• Don't call any phone numbers listed for the app on Google.
  • No one representing Cash App will ever ask you for your login credentials or sign-in code over the phone, on social media, or in any other way. If someone asks for it, immediately end all communication with that person and report them to Cash App.
  • Use a $Cashtag instead of your phone number or email address.
  • Don't enter your $Cashtag or other identifying information into any website that is not the official Cash App application or website.
  • Never sign in to your account using an unsolicited sign in code that you received via email.
  • Enable two-factor authentication (Security Lock) on your account that requires a PIN or Touch ID to make payments or transfer money from your account.

I'm Already a Victim. What Should I Do?

If you've already been affected by the scam, the first thing to do is to reset your Cash App PIN and login information immediately. Then follow these steps:

  1. Notify Cash App that you have been scammed. A Cash App debit card should fall under the rule by the Consumer Financial Protection Bureau that states prepaid cards have the same protections as debit cards. This rule became effective April 1, 2019.

  2. Consider unlinking any bank accounts, direct deposits or other financial accounts or activities from your Cash App account. This includes any online accounts that you have set up to be paid automatically through your Cash App or other bank accounts, such as utility companies or other bills.

  3. Update passwords for all your online accounts. Sometimes, scammers use information stolen in a completely different breach and try usernames and passwords on as many accounts as possible. They know people reuse passwords and sometimes they hit the jackpot. A good password manager can help you stay safe, too.

  4. Consider implementing a security freeze on your credit reports and contacting any banks associated with your Cash App account.  Start monitoring your credit score by contacting the three major credit bureaus to request copies of your credit report. You can also ask them to place a "security freeze" on your reports to block scammers from using your information to obtain new loans or accounts in your name.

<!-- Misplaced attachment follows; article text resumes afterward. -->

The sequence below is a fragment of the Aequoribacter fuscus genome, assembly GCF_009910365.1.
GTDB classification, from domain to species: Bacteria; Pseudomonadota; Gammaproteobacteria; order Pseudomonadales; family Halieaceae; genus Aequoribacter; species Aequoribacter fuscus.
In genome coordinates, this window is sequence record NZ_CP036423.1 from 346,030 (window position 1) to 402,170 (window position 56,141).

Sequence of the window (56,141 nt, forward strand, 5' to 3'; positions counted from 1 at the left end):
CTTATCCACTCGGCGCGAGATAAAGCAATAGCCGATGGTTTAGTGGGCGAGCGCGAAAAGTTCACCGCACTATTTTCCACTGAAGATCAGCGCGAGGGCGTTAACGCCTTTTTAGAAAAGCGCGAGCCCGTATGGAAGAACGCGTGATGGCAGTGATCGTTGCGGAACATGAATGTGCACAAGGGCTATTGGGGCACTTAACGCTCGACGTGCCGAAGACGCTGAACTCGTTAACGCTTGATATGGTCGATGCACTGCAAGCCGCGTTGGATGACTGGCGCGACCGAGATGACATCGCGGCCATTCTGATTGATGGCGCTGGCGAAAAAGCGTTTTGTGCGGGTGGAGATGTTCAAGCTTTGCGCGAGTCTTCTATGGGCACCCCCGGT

5. Report the fraud to Internet Crime Complaint Center and, if appropriate, to other places that investigate internet crimes including fraud, malware, phishing, etc.

How Do I Avoid Being Targeted For This Type of Scam?

Vigilance is critical to avoiding online scams. Pay close attention any website you use and be sure it's not a scam site, for example. Scammers will use tactics like website spoofing and pharming scams to fool you, so take the time to check the details on every site you use.

Don't click links in emails, texts, or social media without being completely certain of who sent them to you and confirming that they are legitimate. Phishing scams arrive in your email inbox while smishing scams target you with texts on your phone.

Common sense is your best defense. Be wary of anyone asking for your bank account or other financial information, anyone who asks for your personal information when chatting on social media or in a messaging app, and never assume someone asking for your money is legitimate when you deal with them personally online. Instead, use legitimate sales sites that offer consumer protections to help you stay safe.